The paper includes a short, but thorough, background summary on the topics of effects of abuse and stress on pregnant women and maternity case management. These are the critical topics within the study problem that need to be reviewed. Research has found a link between levels of stress and experience of abuse. Also, there is a link between stress and poor pregnancy outcomes. How abuse directly affects pregnancy outcomes, aside from violent trauma, is not known. Abuse is proposed to indirectly affect pregnancy outcomes by affecting prenatal care, poor maternal weight gain, increased alcohol, drug and tobacco use, and low self-esteem. Maternity case management has been used to improve pregnancy outcomes. Several outcomes that are affected by abuse have been shown to be improved with maternity case management such as lifestyle factors, prenatal care, referrals for support services and hospital costs. However, its impact on low birth weight and gestational age has been inconclusive. These theories suggest that by using nurse case management the researchers can affect women's experience of abuse and stress since the two are linked. It can also improve some factors related to poor pregnancy outcomes due to abuse. The research articles cited in this paper are current and relevant to the topic of the study. The majority of articles used occur within ten years of the study and one third of the articles occurring within five years of the research study. The authors do not offer any critique on the relevant research studies, they only state the previous findings. Almost entirely supportive articles are listed. Only one contradictory article is discussed in the review to do with the lack of impact of nurse case management on low birth weight and gestational age. Some gaps in knowledge are discussed such as the direct biological pathway by which abuse affects pregnancy outcomes. Also, the researchers cite a lack of knowledge about interventions that address individual needs of women in or at risk for abusive relationships.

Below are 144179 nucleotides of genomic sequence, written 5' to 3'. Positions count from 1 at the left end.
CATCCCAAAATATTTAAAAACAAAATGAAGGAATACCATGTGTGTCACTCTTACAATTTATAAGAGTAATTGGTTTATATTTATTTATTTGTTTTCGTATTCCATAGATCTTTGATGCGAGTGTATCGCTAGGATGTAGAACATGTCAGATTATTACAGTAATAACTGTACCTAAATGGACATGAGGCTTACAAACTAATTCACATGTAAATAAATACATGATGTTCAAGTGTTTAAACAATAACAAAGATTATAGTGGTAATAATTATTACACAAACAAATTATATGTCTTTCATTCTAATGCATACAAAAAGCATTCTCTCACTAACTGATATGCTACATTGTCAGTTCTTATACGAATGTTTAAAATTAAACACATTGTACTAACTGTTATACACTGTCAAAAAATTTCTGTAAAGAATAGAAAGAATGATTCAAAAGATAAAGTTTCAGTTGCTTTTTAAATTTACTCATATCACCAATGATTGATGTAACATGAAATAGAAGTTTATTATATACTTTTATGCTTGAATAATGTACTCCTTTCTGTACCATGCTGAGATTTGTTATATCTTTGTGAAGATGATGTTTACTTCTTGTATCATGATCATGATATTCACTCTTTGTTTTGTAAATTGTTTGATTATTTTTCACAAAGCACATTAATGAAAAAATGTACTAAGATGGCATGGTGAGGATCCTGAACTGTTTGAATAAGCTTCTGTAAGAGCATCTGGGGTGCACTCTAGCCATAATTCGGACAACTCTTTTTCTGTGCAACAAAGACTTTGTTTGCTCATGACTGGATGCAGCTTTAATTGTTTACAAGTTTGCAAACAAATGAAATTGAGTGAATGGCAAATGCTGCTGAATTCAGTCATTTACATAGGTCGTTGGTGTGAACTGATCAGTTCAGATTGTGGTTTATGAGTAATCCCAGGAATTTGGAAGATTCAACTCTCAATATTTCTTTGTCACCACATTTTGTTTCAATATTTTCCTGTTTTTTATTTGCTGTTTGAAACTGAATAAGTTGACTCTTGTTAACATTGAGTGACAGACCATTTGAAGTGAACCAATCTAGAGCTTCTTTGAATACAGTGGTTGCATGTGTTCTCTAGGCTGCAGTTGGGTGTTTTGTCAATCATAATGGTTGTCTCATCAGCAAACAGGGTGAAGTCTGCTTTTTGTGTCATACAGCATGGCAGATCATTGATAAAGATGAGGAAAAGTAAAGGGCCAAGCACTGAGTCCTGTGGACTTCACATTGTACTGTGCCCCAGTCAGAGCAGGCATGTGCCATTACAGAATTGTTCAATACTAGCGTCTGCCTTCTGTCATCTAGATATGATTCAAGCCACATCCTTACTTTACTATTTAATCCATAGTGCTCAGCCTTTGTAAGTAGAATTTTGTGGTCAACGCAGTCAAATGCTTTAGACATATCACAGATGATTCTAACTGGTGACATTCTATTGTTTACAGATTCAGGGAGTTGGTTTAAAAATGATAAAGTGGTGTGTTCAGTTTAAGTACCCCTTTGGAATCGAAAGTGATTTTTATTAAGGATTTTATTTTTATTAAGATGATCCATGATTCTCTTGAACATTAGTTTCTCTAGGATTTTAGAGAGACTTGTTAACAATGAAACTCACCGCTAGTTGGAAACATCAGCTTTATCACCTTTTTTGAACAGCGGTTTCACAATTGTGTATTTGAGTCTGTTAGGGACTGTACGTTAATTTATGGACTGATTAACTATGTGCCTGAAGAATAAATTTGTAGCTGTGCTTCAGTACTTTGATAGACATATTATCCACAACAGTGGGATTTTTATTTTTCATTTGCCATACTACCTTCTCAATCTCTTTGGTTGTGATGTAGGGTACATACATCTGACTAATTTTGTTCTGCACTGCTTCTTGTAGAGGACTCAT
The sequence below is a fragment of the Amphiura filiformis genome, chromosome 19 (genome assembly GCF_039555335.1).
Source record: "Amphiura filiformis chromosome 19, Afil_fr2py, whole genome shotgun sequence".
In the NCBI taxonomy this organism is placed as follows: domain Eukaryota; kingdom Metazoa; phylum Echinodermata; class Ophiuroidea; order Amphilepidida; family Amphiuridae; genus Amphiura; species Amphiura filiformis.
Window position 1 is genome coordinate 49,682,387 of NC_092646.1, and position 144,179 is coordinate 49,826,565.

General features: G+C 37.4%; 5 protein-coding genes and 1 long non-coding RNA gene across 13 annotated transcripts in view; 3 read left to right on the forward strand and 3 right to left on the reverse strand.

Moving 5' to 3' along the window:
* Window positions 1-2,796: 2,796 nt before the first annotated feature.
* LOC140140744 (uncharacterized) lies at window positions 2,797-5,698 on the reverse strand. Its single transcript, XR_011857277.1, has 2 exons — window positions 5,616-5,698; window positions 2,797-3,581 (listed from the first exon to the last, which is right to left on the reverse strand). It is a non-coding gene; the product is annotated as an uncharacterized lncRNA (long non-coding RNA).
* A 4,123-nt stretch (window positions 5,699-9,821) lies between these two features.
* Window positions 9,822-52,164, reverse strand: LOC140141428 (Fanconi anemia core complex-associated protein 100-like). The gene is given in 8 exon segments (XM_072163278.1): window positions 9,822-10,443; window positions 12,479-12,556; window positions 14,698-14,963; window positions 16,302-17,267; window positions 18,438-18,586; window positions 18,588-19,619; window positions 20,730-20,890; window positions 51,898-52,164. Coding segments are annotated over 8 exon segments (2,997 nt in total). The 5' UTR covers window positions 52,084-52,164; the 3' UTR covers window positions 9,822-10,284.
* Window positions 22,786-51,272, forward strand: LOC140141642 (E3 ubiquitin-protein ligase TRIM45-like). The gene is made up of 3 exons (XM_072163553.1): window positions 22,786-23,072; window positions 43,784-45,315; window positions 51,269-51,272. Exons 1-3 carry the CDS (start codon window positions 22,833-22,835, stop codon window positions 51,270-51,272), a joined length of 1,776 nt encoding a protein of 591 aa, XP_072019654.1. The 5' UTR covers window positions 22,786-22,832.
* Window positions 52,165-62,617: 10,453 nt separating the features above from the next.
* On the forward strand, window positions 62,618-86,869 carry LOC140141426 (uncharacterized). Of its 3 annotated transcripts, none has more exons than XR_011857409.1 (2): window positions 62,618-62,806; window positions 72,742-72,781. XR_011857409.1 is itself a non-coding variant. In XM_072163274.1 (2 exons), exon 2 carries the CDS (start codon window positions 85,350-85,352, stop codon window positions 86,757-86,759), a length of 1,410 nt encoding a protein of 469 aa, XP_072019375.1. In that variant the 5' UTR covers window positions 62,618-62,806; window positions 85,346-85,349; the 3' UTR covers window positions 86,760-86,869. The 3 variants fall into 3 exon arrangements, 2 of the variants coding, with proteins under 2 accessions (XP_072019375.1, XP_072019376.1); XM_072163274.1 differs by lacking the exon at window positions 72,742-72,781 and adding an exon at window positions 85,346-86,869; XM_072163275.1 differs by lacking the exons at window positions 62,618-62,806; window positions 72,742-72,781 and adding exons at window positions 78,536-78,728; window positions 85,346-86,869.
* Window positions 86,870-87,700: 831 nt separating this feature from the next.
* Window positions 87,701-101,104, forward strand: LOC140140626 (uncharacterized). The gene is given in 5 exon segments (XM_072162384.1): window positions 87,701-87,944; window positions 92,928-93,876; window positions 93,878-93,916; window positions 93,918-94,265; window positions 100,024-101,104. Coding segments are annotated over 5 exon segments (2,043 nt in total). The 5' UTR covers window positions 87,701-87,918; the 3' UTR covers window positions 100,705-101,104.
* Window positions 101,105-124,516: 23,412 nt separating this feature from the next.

The authors discuss the research methods used to answer the research question. The design is a multisite randomized controlled trial. Two sites were chosen, one in the Midwest and one in the Pacific Northwest, where pregnant women were recruited into the study at their prenatal check-up. The participants were screened for abuse indicators and stress indicators and then broken up into high and low risk groups at each site. The high risk women in the control group did not receive nurse case management intervention whereas the high risk group did. Stress was measured again at the end of the pregnancy to see if the intervention affected stress or not. The sample consisted of 1000 women, approximately 500 at each site, who spoke English and were between 13 and 23 weeks pregnant at the time of recruitment. One obvious bias in this study is that there is not a control group of low risk women who received nurse case management, which would also be important to look at when determining if there is any overall affect. Several limitations were listed by the researchers. One of the clinics used had a change in Medicaid funding, which caused a reduction of diversity of women seen at that site during the study. This was a major set-back because this site was specifically chosen for its high diversity of women served. Also, although the nurse case managers were kept separate from the clinic operations in order to make analyzing their unique contribution to intervention easier, it also limited their effectiveness. The researchers found that the outcome measurements were not sensitive enough to measure the differences that they saw on an individual level. The recruitment process was also a limitation since women seeking prenatal care after 23 weeks, who are shown to have higher…